Takata shares soar af­ter $1-bil­lion airbag set­tle­ment


Ja­pan’s Takata Corp. on Fri­day agreed to plead guilty to crim­i­nal wrong­do­ing and pay $1-bil­lion (U.S.) to re­solve a U.S. Jus­tice Depart­ment in­ves­ti­ga­tion into rup­tures of its airbag in­fla­tors linked to at least 16 deaths world­wide.

Takata will pay a $25-mil­lion fine, $125-mil­lion in a vic­tim-com­pen­sa­tion fund, in­clud­ing for fu­ture in­ci­dents, and $850-mil­lion to com­pen­sate auto mak­ers for mas­sive re­call costs, the Jus­tice Depart­ment said. The au­toparts sup­plier will be re­quired to make sig­nif­i­cant re­forms and be on pro­ba­tion and un­der the over­sight of an in­de­pen­dent mon­i­tor for three years.

The com­pany’s shares rose 16.5 per cent in trad­ing in Ja­pan on news of the ex­pected set­tle­ment, in which it agreed to plead guilty to a sin­gle felony count of wire fraud.

The set­tle­ment could help Takata win fi­nan­cial back­ing from an in­vestor to po­ten­tially re­struc­ture and pay for mas­sive li­a­bil­i­ties from the world’s big­gest au­to­mo­tive-safety re­call.

“Reach­ing this agree­ment is a ma­jor step to­wards re­solv­ing the airbag in­fla­tor is­sue and a key mile­stone in the on­go­ing process to se­cure in­vest­ment in Takata,” Shige­hisa Takada, chair­man and chief ex­ec­u­tive of Takata, said in a state­ment.

He added that the com­pany “deeply re­grets the cir­cum­stances that have led to this sit­u­a­tion and re­mains fully com­mit­ted to be­ing part of the so­lu­tion.”

Start­ing in 2000, Takata sub­mit­ted false test re­ports to auto mak­ers to in­duce them to buy faulty airbag in­fla­tors, ac­cord­ing to the Jus­tice Depart­ment. Takata made more than $1-bil­lion on the sale of the in­fla­tors and Takata ex­ec­u­tives fab­ri­cated test in­for­ma­tion about their per­for­mance, the depart­ment said in a state­ment.

A fed­eral grand jury separately in­dicted three long-time Takata ex­ec­u­tives, all Ja­panese cit­i­zens, over the de­fec­tive airbag in­fla­tors af­ter a more than two-year U.S. crim­i­nal in­ves­ti­ga­tion.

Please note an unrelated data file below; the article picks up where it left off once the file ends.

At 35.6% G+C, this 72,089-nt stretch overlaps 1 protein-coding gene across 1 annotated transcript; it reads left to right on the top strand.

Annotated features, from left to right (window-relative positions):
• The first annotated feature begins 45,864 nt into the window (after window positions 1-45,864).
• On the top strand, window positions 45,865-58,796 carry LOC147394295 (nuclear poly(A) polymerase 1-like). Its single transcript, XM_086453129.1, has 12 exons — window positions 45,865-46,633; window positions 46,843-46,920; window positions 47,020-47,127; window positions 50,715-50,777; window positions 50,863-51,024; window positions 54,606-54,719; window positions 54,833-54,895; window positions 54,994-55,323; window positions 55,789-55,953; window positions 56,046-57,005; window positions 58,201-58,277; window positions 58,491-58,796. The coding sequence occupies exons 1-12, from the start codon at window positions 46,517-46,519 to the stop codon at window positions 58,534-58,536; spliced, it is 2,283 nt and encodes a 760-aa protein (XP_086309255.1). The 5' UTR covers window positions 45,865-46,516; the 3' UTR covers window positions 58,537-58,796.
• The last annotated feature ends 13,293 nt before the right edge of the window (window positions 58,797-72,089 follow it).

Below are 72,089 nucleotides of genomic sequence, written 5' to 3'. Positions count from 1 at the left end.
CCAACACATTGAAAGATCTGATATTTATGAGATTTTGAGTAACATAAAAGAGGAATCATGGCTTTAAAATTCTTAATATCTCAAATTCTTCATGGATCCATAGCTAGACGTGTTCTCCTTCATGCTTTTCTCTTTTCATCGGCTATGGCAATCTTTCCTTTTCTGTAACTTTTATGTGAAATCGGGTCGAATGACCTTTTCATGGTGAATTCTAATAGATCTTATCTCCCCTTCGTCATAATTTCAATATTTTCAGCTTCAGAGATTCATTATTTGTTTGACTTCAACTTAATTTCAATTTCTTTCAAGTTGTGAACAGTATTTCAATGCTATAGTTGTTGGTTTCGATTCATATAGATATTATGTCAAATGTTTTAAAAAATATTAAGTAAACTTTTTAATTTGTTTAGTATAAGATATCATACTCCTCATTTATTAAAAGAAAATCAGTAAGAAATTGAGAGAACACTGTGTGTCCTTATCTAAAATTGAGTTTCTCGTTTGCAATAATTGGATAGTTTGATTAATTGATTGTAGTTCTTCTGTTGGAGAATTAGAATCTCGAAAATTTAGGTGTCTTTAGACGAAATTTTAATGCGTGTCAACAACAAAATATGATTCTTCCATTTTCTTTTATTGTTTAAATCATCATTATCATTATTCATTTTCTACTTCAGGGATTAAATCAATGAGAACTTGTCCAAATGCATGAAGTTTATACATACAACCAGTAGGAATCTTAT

Shinichi Tanaka, Hideo Nakaji- ma and Tsu­neo Chikaraishi were in­dicted on wire fraud and con­spir­acy charges for al­legedly per­suad­ing auto mak­ers while at the sup­plier to buy “faulty, in­fe­rior, non-per­form­ing, non-com­pli­ant or dan­ger­ous in­fla­tors through false re­ports.”

The Jus­tice Depart­ment said the three were sus­pended in 2015 and are not cur­rently work­ing for Takata. The six-count in­dict­ment, un­sealed on Fri­day, said they knew around 2000 that the in­fla­tors were not per­form­ing to auto mak­ers’ spec­i­fi­ca­tions and were fail­ing dur­ing test­ing, but they pro­vided false test re­ports to auto mak­ers.

The in­fla­tors can ex­plode with ex­ces­sive force, launch­ing metal shrap­nel at pas­sen­gers in cars and trucks. Many of those killed were in­volved in low-speed crashes that they oth­er­wise may have sur­vived. To date, 11 deaths and 184 in­juries have been linked to the in­fla­tors in the United States.

“Au­to­mo­tive sup­pli­ers who sell prod­ucts that are sup­posed to pro­tect con­sumers from in­jury or death must put safety ahead of prof­its,” U.S. lawyer Bar­bara McQuade said in Detroit.

“If they choose in­stead to en­gage in fraud, we will hold ac­count­able the in­di­vid­u­als and busi­ness en­ti­ties who are re­spon­si­ble,” Ms. McQuade said.

The com­pany has 30 days to pay the $150-mil­lion for vic­tim com­pen­sa­tion and the crim­i­nal fine and then up to a year to pay the rest.

In re­cent years, the Jus­tice Depart­ment has had an un­prece­dented num­ber of crim­i­nal in­ves­ti­ga­tions into wrong­do­ing by auto mak­ers and sup­pli­ers, reach­ing ma­jor set­tle­ments with Toy­ota Mo­tor Corp., Volk­swa­gen AG and Gen­eral Mo­tors Co., among oth­ers.

The Jus­tice Depart­ment said it had rec­om­mended to­gether with Takata that Ken Fein­berg, a com­pen­sa­tion ex­pert, over­see the auto maker and vic­tim-com­pen­sa­tion funds.

The re­calls have af­fected 19 auto mak­ers to date.

Reg­u­la­tors have said re­calls would even­tu­ally af­fect about 42 mil­lion U.S. ve­hi­cles with nearly 70 mil­lion Takata airbag in­fla­tors, mak­ing this the largest U.S. au­tosafety cam­paign ever.

Reg­u­la­tors ex­pect it will take at least an­other three years to be­gin all of the re­calls; just 12.5 mil­lion in­fla­tors have been re­paired to date.

A spokes­woman for the U.S. At­tor­ney’s Of­fice in Detroit said it was not clear where the three ex­ec­u­tives in­dicted were cur­rently re­sid­ing, or if they had lawyers. They do not yet have a date to ap­pear in court.

In 2015, Takata ad­mit­ted in a sep­a­rate $70-mil­lion set­tle­ment with U.S. auto-safety reg­u­la­tors that it was aware of a de­fect in its airbag in­fla­tors but did not is­sue a timely re­call.

The set­tle­ment will only pro­vide a frac­tion of the money for auto mak­ers who have been forced to re­call mil­lions of ve­hi­cles with the de­fec­tive in­fla­tors. All but one of the 11 U.S. deaths have taken place in Honda Mo­tor Co. ve­hi­cles. The Ja­panese auto maker and Takata have set­tled nearly all law­suits filed in con­nec­tion with fa­tal crashes.

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